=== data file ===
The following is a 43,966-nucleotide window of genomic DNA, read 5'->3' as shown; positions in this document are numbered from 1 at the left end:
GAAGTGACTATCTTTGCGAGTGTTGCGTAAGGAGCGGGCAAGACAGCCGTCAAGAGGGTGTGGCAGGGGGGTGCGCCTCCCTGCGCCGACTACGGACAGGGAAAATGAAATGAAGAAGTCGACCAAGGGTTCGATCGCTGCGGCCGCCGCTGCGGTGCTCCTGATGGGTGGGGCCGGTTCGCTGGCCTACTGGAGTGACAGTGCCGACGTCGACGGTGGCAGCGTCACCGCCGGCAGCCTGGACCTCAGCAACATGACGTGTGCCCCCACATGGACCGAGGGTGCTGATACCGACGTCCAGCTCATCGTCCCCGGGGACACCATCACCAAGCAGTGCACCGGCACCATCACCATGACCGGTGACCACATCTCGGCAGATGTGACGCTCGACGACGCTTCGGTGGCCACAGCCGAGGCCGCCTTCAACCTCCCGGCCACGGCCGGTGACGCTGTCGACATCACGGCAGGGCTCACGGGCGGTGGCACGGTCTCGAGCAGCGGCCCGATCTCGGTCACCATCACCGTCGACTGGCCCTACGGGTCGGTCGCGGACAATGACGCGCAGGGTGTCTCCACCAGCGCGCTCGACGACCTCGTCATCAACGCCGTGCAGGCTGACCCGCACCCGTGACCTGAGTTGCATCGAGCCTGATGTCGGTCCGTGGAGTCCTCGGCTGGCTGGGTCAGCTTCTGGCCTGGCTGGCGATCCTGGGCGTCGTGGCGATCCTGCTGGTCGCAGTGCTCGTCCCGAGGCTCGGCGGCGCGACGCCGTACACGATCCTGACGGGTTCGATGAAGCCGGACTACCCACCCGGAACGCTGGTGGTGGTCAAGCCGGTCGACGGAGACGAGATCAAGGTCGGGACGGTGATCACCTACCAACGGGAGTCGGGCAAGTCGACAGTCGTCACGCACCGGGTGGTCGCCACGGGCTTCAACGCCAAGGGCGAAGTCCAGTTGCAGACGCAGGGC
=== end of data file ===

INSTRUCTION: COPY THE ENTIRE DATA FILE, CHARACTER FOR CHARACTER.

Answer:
The following is a 43,966-nucleotide window of genomic DNA, read 5'->3' as shown; positions in this document are numbered from 1 at the left end:
GAAGTGACTATCTTTGCGAGTGTTGCGTAAGGAGCGGGCAAGACAGCCGTCAAGAGGGTGTGGCAGGGGGGTGCGCCTCCCTGCGCCGACTACGGACAGGGAAAATGAAATGAAGAAGTCGACCAAGGGTTCGATCGCTGCGGCCGCCGCTGCGGTGCTCCTGATGGGTGGGGCCGGTTCGCTGGCCTACTGGAGTGACAGTGCCGACGTCGACGGTGGCAGCGTCACCGCCGGCAGCCTGGACCTCAGCAACATGACGTGTGCCCCCACATGGACCGAGGGTGCTGATACCGACGTCCAGCTCATCGTCCCCGGGGACACCATCACCAAGCAGTGCACCGGCACCATCACCATGACCGGTGACCACATCTCGGCAGATGTGACGCTCGACGACGCTTCGGTGGCCACAGCCGAGGCCGCCTTCAACCTCCCGGCCACGGCCGGTGACGCTGTCGACATCACGGCAGGGCTCACGGGCGGTGGCACGGTCTCGAGCAGCGGCCCGATCTCGGTCACCATCACCGTCGACTGGCCCTACGGGTCGGTCGCGGACAATGACGCGCAGGGTGTCTCCACCAGCGCGCTCGACGACCTCGTCATCAACGCCGTGCAGGCTGACCCGCACCCGTGACCTGAGTTGCATCGAGCCTGATGTCGGTCCGTGGAGTCCTCGGCTGGCTGGGTCAGCTTCTGGCCTGGCTGGCGATCCTGGGCGTCGTGGCGATCCTGCTGGTCGCAGTGCTCGTCCCGAGGCTCGGCGGCGCGACGCCGTACACGATCCTGACGGGTTCGATGAAGCCGGACTACCCACCCGGAACGCTGGTGGTGGTCAAGCCGGTCGACGGAGACGAGATCAAGGTCGGGACGGTGATCACCTACCAACGGGAGTCGGGCAAGTCGACAGTCGTCACGCACCGGGTGGTCGCCACGGGCTTCAACGCCAAGGGCGAAGTCCAGTTGCAGACGCAGGGC